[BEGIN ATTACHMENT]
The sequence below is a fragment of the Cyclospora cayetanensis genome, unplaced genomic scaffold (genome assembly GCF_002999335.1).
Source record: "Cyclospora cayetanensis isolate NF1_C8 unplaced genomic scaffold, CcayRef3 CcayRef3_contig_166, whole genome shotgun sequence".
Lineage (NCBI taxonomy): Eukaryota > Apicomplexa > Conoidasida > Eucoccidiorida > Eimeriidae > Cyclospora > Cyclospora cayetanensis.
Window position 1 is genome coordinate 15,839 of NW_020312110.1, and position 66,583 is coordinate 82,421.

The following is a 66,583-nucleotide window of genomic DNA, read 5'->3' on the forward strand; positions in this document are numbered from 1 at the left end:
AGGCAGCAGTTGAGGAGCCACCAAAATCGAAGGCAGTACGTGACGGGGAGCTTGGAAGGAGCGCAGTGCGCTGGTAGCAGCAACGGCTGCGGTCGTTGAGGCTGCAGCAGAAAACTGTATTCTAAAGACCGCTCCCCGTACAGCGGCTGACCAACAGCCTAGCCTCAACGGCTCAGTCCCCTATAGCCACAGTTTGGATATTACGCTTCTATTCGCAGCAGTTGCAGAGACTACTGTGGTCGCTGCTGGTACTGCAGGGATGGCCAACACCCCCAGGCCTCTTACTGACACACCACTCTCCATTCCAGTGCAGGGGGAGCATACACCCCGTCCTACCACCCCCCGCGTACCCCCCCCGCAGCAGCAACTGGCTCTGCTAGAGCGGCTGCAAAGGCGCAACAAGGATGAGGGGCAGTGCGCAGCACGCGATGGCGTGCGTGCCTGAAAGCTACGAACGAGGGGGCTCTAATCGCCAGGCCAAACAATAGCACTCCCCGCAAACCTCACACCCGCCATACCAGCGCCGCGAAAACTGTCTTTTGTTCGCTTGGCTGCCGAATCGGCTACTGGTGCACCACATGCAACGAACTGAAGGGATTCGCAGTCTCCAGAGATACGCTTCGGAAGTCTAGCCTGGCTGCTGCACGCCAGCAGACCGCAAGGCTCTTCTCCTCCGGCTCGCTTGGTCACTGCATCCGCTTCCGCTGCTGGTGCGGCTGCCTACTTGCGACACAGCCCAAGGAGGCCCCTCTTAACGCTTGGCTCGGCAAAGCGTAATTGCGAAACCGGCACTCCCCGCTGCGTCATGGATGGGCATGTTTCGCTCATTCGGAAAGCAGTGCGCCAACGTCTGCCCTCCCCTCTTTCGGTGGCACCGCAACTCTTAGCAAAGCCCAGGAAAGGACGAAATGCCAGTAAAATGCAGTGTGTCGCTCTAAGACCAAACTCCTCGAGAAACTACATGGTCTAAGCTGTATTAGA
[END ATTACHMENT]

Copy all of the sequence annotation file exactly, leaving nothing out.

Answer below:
The sequence below is a fragment of the Cyclospora cayetanensis genome, unplaced genomic scaffold (genome assembly GCF_002999335.1).
Source record: "Cyclospora cayetanensis isolate NF1_C8 unplaced genomic scaffold, CcayRef3 CcayRef3_contig_166, whole genome shotgun sequence".
Lineage (NCBI taxonomy): Eukaryota > Apicomplexa > Conoidasida > Eucoccidiorida > Eimeriidae > Cyclospora > Cyclospora cayetanensis.
Window position 1 is genome coordinate 15,839 of NW_020312110.1, and position 66,583 is coordinate 82,421.

The following is a 66,583-nucleotide window of genomic DNA, read 5'->3' on the forward strand; positions in this document are numbered from 1 at the left end:
AGGCAGCAGTTGAGGAGCCACCAAAATCGAAGGCAGTACGTGACGGGGAGCTTGGAAGGAGCGCAGTGCGCTGGTAGCAGCAACGGCTGCGGTCGTTGAGGCTGCAGCAGAAAACTGTATTCTAAAGACCGCTCCCCGTACAGCGGCTGACCAACAGCCTAGCCTCAACGGCTCAGTCCCCTATAGCCACAGTTTGGATATTACGCTTCTATTCGCAGCAGTTGCAGAGACTACTGTGGTCGCTGCTGGTACTGCAGGGATGGCCAACACCCCCAGGCCTCTTACTGACACACCACTCTCCATTCCAGTGCAGGGGGAGCATACACCCCGTCCTACCACCCCCCGCGTACCCCCCCCGCAGCAGCAACTGGCTCTGCTAGAGCGGCTGCAAAGGCGCAACAAGGATGAGGGGCAGTGCGCAGCACGCGATGGCGTGCGTGCCTGAAAGCTACGAACGAGGGGGCTCTAATCGCCAGGCCAAACAATAGCACTCCCCGCAAACCTCACACCCGCCATACCAGCGCCGCGAAAACTGTCTTTTGTTCGCTTGGCTGCCGAATCGGCTACTGGTGCACCACATGCAACGAACTGAAGGGATTCGCAGTCTCCAGAGATACGCTTCGGAAGTCTAGCCTGGCTGCTGCACGCCAGCAGACCGCAAGGCTCTTCTCCTCCGGCTCGCTTGGTCACTGCATCCGCTTCCGCTGCTGGTGCGGCTGCCTACTTGCGACACAGCCCAAGGAGGCCCCTCTTAACGCTTGGCTCGGCAAAGCGTAATTGCGAAACCGGCACTCCCCGCTGCGTCATGGATGGGCATGTTTCGCTCATTCGGAAAGCAGTGCGCCAACGTCTGCCCTCCCCTCTTTCGGTGGCACCGCAACTCTTAGCAAAGCCCAGGAAAGGACGAAATGCCAGTAAAATGCAGTGTGTCGCTCTAAGACCAAACTCCTCGAGAAACTACATGGTCTAAGCTGTATTAGA